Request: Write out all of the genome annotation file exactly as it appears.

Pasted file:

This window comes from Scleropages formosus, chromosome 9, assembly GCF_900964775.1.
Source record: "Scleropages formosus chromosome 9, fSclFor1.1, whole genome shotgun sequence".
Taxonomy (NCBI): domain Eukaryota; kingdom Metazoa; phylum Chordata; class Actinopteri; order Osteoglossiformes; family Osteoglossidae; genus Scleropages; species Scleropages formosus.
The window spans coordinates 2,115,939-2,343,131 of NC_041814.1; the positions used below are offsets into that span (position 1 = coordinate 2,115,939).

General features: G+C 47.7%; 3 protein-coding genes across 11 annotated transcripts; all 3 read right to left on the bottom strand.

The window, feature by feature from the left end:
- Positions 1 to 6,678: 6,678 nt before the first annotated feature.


This window comes from Scleropages formosus, chromosome 9, assembly GCF_900964775.1.
Source record: "Scleropages formosus chromosome 9, fSclFor1.1, whole genome shotgun sequence".
Taxonomy (NCBI): domain Eukaryota; kingdom Metazoa; phylum Chordata; class Actinopteri; order Osteoglossiformes; family Osteoglossidae; genus Scleropages; species Scleropages formosus.
The window spans coordinates 2,115,939-2,343,131 of NC_041814.1; the positions used below are offsets into that span (position 1 = coordinate 2,115,939).

General features: G+C 47.7%; 3 protein-coding genes across 11 annotated transcripts; all 3 read right to left on the bottom strand.

The window, feature by feature from the left end:
- Positions 1 to 6,678: 6,678 nt before the first annotated feature.